IN a bid to further to tackle oil gloat, some members of the Organisation of Petroleum Exporting Countries are planning a round table meeting with Non-OPEC members in Moscow on March 20 to discuss on further cut in oil production.
This meeting, according to Nigeria’s minister of State for Petroleum Resources, Ibe Kachikwu would further cement the steady rise in the prices of crude being witnessed at the moment globally.
Dr. Kachikwu who dropped the hint recently in Abuja said if the other producers actually agreed to work together as planned at the proposed meeting, oil producers should expect more dramatic price increase.
“The Saudis and the Russians are coming back to the table and we’re very humbled to accept that if we get to a price of $50, it will be celebrated; that’s our target,” he said.
Benchmark Brent futures were around $37 per barrel at 1215 GMT on Thursday. Early in the week, analysts had said that they see signs of stronger outlook after a 20-month rout.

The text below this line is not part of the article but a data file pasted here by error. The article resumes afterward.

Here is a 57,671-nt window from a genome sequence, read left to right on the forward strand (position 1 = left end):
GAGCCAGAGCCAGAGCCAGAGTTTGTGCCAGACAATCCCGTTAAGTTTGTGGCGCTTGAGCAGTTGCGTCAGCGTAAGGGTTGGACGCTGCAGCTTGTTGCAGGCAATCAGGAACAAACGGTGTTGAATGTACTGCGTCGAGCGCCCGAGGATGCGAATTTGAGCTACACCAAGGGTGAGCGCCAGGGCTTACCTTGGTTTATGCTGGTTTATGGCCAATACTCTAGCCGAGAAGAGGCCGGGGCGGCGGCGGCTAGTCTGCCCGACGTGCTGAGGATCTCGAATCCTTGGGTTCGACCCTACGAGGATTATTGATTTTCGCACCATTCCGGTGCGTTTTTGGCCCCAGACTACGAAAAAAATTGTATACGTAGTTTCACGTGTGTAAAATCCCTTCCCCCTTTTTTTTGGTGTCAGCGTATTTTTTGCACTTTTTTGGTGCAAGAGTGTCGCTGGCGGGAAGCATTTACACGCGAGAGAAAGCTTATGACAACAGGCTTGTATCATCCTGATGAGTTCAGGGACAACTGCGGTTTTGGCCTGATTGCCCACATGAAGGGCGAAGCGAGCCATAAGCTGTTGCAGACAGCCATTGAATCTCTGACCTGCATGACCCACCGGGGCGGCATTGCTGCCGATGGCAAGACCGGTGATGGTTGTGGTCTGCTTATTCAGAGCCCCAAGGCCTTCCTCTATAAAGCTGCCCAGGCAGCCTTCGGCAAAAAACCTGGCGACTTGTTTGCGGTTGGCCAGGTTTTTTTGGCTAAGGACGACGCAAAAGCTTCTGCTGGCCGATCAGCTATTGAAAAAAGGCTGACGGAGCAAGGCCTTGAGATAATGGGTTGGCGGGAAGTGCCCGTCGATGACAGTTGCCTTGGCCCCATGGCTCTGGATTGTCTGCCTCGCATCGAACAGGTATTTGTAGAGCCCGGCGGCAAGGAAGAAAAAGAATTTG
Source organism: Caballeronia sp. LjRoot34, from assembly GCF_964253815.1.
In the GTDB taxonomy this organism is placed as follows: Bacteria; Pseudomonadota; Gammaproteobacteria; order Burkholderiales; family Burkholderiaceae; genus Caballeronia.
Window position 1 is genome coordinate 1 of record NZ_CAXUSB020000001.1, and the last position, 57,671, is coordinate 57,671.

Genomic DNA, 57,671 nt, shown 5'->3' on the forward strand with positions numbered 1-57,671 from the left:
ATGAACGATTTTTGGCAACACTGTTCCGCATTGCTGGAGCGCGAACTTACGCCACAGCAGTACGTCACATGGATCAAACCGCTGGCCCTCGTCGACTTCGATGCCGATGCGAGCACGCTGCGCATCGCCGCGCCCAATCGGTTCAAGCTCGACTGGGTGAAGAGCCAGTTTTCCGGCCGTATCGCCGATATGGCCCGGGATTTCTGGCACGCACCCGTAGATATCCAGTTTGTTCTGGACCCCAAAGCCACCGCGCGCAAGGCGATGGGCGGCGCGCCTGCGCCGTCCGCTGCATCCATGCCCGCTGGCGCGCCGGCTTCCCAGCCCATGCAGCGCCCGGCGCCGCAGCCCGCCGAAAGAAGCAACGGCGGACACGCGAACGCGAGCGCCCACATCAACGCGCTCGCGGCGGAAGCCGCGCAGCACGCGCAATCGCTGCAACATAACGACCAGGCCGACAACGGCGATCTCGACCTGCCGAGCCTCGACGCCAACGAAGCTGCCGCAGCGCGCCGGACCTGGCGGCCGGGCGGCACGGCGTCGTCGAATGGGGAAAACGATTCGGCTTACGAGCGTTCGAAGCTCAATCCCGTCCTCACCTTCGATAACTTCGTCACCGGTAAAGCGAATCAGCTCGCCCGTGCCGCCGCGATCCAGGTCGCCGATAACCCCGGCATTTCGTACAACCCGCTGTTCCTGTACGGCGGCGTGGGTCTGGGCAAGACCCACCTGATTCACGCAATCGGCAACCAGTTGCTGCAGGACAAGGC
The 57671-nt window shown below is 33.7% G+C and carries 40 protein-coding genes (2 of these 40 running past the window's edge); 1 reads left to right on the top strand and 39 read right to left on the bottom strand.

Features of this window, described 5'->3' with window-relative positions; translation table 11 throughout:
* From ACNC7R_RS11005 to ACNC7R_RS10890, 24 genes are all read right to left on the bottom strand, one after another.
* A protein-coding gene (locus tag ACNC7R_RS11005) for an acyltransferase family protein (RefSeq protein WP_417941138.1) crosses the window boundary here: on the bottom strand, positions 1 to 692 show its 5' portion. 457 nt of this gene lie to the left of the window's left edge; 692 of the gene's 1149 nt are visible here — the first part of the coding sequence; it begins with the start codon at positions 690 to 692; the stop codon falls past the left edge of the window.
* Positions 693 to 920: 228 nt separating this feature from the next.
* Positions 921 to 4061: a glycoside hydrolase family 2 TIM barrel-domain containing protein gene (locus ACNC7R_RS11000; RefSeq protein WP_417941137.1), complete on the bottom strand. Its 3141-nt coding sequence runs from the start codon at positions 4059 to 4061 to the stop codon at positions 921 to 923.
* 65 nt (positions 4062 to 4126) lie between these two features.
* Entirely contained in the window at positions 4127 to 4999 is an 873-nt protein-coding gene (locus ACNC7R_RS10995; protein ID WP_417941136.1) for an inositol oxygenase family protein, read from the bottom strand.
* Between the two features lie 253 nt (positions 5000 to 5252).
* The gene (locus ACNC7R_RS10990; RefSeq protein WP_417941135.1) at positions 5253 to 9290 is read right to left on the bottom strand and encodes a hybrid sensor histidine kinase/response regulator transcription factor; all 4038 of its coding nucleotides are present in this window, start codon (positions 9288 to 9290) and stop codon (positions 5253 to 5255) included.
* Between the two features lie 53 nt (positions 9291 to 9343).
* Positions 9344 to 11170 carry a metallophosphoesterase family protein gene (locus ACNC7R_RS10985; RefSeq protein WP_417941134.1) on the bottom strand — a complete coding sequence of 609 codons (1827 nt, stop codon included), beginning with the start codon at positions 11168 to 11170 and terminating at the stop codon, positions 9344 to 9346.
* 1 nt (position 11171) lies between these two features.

Crude futures rose on Monday after gaining over 15 per cent last week, with some indicators pointing to the possibility that the market could be bottoming out. Brent futures, LCOc1, had climbed almost half a dollar, or 1.2 per cent, from their previous close to $35.51 a barrel by 0425 GMT on Monday.
United States (US) West Texas Intermediate (WTI) crude futures, CLc1, were up 16 cents at $32.94 a barrel after gaining over 15 per cent the previous week. Analysts said that first signs of a stronger outlook were appearing after a 20-month rout that has seen prices fall by 70 per cent.
“The US crude market seems to have passed the worst point and crude runs should start creeping higher, taking pressure off inventory levels. The latest EIA data on US production is also supportive as it indicates that the low prices are finally having an impact,” the director of JBC Energy Asia, Richard Gorry, said, referring to numbers from the US Energy Information Administration.